LONDON — Michael Russo, 37, chief executive officer of Ralph & Russo, has been speeding like a Formula One racer ever since he and his fiancé — and fellow Australian — Tamara Ralph founded their fast-growing couture house in 2007.
Now he’s taking it up a gear.
A serial entrepreneur, the youthful, soft-spoken Russo has presided over the rapid expansion of the London-based company, which will debut its ready-to-wear collection on Friday at Old Billingsgate Market, on the first day of London Fashion Week.
The brand, which already shows its couture collections in Paris, has clients ranging from Angelina Jolie — one of the label’s earliest adopters — to Beyoncé, Fan Bingbing, Sonam Kapoor and lesser-known women in markets such as the Middle and Far East and North and South America.
The brand sells couture through its showrooms in London and Paris, and offers accessories on its e-commerce site. Harrods is the only department store that stocks the label, selling a selection of designs that Ralph & Russo will customize.
Russo said the firm is witnessing triple-digit revenue growth year-over-year and he’s targeting revenues “into the billions” over the next five years as the company expands its product offer and sets an ambitious retail course.
Profits are funneled back into the business and the brand has also had help from a backer. Three years ago, Ralph & Russo sold a minority, non-controlling stake to John Caudwell, the British mobile phones billionaire and philanthropist in a deal that valued the company at more than 200 million pounds.
Russo and Ralph appear to be living a fairy tale — but Russo would argue their dream has always been made more of grit than glitter. They and members of their staff criss-cross the globe year-round tending to clients, and the duo said they have always made service a priority.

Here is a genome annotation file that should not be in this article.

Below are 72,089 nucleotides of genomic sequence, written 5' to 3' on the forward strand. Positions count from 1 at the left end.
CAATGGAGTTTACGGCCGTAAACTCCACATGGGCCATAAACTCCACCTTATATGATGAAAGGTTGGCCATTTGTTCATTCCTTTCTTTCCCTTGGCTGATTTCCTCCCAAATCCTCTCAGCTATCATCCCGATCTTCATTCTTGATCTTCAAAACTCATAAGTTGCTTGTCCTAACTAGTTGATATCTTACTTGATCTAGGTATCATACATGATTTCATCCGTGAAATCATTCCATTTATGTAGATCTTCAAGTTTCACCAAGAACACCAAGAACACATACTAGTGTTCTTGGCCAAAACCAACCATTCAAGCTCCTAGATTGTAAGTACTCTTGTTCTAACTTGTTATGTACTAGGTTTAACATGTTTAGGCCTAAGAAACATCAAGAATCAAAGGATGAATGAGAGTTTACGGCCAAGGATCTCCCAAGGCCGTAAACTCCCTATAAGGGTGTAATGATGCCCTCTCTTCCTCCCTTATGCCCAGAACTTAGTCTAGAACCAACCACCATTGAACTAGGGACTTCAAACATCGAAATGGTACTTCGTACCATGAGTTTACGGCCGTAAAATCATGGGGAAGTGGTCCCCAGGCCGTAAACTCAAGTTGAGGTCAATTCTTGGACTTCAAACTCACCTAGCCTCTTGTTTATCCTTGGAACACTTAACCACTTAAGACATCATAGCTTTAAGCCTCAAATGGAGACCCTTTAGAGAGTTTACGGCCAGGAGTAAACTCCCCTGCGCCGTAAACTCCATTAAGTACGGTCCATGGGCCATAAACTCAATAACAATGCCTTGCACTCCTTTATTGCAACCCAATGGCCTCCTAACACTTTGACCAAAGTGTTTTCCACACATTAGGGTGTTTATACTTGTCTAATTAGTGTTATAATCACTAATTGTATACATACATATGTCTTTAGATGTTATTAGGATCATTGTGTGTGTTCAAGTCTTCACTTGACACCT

Each Ralph & Russo client gets a dedicated customer service team to deal with day-to-day requests, and staffers have sometimes helicoptered onto yachts — or into other far-flung locations — for fittings if the client can’t make it to the company’s Paris or London showrooms.
“With couture, it’s not that we’re doing anything differently. We’re not reinventing the wheel. I say to the team that there are businesses and competitors that have bigger marketing budgets, but customer service doesn’t cost us anything,” said Russo during an interview at the brand’s slick, seven-floor Mayfair townhouse and showroom.
“That’s where we’ve really tried to excel because we have the ability to be better in that department — and it’s not going to cost us the world. People forget the value and importance of a smile some days. In the beginning, all we had was a product and ourselves. It was us and how we looked after people and the attention to the detailing and making women feel special.”
Helen David, chief merchant at Harrods, said that while “many other couture houses focus on theatrics, Ralph & Russo focuses on making their clients look and feel beautiful. The business has grown with us from a small selection in eveningwear to a large presence in superbrands. Our clients have grown to love Ralph & Russo over the years, and we now have an extremely established couture business with them at Harrods.”
Here, Russo talks about building the label, the strategy behind the rtw launch and his aspirations for the company.
WWD: What is your vision for the company?
Michael Russo: To be a global luxury superbrand, one of the top ones that exist worldwide. That’s been a clear vision for us since we first started. It was important that we were really positioned as a luxury house rather than a fashion brand. We’re in conversations for fragrance, cosmetics and eyewear as well.
WWD: Where will the growth come from?
M.R.: All of our product categories, and obviously the international distribution that goes along with it. We have a relatively aggressive retail rollout plan. Within the next six to 12 months there will be up to 15 flagships open around the world, and that doesn’t include shops-in-shops, concessions or other points of sale. Many of the openings are happening at the end of this year. Over the next 12 months you’ll see stores in New York, Miami, L.A., Hong Kong, Doha, Dubai, Malaysia.